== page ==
Rega Apollo CD player.

richard p's picture

Marantz 8001

Dave's picture

As much as I love vinyl, I would suggest a disc player. It is the easiest to start with. Let them learn to enjoy this hobby and move on at their own pace.

John Ops's picture

Because it will make you listen to more music, and listening to more music will make you want to hear your music better. If you buy a source component that creates perfect reproduction, but won't let you easily hear a great variety of music, you'll never get into the enjoyment of it.

R.  Stewart's picture

I've come to agree with the philosophy of Gordon Rankin of Wavelength Audio, who says a relatively cheap computer with a good DAC is as good or better than a $10,000 CD player.

Andy Leveton's picture

Turntables are complicated to maintain at a level that gives optimal playback, and the source material can be expensive if bought new, and availability, other than in used condition, is sparce. Vinyl requires constant claeaning, styluses always seem dusty. Also, in this price range, CD payers should give the owner tremendous sound, and with lots of varity to chose from, both new and used.

audio-sleuth@comcast.net's picture

Get a Rega 2 with a Dynavector cartridge. That will be your best source and what you want to build your system around. Records you buy now you'll still be enjoying 40 years from now. The CDs will be used as coasters.

Jelle's picture

Squeezebox!

Morris Smith's picture

Brand new NAD C542 CD Player for $500 or a used NAD C540 which I have for $250 or less. These will make you forget about sleeping and you will rekindle the love affair with your music.

Jim M's picture

A good CD player. With the music servers and iPod you also need a good DAC. With a turntable you need earplugs.

Todd Giencke's picture

Benchmark DAC1 D/A Converter $975. Used with a cheap DVD player or the optical digital audio output of a Mac.

Brad E.  Oren, M.D.'s picture

Wadia iTransport and iPod.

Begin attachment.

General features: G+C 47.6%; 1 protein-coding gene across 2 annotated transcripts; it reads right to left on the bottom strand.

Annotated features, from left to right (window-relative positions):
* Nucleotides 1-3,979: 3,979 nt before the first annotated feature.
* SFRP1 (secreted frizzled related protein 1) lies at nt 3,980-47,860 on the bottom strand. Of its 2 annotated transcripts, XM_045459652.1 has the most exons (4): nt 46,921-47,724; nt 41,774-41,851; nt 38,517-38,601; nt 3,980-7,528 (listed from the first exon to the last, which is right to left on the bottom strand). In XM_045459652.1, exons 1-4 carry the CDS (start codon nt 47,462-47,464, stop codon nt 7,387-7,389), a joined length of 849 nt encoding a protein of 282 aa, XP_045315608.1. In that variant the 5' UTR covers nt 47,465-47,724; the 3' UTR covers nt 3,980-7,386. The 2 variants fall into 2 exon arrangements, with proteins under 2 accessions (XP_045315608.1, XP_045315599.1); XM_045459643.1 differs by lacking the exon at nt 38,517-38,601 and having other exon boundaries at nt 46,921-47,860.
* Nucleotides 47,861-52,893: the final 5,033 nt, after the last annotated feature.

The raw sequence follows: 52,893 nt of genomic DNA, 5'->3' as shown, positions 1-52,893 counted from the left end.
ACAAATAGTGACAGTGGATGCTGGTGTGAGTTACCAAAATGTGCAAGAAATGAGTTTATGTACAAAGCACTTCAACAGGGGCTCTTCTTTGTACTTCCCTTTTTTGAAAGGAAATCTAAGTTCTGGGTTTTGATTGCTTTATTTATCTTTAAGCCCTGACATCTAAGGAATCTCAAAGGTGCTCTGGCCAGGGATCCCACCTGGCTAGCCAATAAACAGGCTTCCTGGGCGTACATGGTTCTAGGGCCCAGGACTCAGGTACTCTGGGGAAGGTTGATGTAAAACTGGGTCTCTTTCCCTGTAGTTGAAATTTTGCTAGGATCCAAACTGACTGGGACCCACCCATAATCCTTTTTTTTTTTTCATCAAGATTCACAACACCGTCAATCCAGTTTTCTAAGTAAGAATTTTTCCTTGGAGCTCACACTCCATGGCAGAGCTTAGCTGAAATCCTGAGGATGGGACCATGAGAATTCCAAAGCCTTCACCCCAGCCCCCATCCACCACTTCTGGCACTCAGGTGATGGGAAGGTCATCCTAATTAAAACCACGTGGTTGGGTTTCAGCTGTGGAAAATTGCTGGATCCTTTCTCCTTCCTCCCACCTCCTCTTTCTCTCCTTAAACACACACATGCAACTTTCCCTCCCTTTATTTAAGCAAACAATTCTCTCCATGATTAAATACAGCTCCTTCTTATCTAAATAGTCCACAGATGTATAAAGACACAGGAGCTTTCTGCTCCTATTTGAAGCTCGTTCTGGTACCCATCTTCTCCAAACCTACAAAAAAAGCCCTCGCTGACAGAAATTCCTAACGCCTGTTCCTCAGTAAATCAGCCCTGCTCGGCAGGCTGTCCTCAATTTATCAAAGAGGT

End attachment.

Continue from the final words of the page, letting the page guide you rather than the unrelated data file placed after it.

Darren Andrews's picture

There is something emotive about placing a large black disk onto the turntable, taking the time to slowly lower the arm onto the black magic disk and listening to the resulting music. This magic is something that is lost when using CD's or any other digital format. There are lots of good quality vinyl disks being produced today all with great album artwork. It makes opening & listening to an LP more of an experience.

Rich in SF's picture

Cambridge Audio 740c CD player. Also has DAC inputs for future digital components or to connect computer.

Todd Giencke's picture

MSB Technology Link DAC III ( www.sound4sale.com/products/link3.php ) and a Mac mini. MSRP $974. Fill the HD (& external HDs) with lossless encoded material. Connect the Mini to the DAC through the Toslink. This is the foundation of a modern audiophile music server.

Chris's picture

Buy an Oppo and save yourself a ton of scratch.

kirill zolotov's picture

A no brainer. CD's are cheap to buy, maintain, and create.

daryl croft's picture

Most have many CDs and I think that a good disc player like a Arcam or Marantz SACD player would be the most reasonable choice.

rhgreen@aol.com's picture

Sonos

Ray's picture

When I sent my "reference" CD player in for a update/tuneup, I picked up a Denon "universal" disc player, SACD, DVD-a, MP3, the works, it has a very good sound, and it was only $369, that leaves room for a very good set of interconnects, say Harmonic Technology, or AudioQuest, or Cardas. Now you have a versatile and good-sounding system, as long as it all complements your amp and speakers.

Rich, Chicago's picture

An iMac computer can provide outstanding audio when properly connected to a quality amplifier. It can also serve as the core of a HT set-up for movies. The component disc player has real competition from computers now.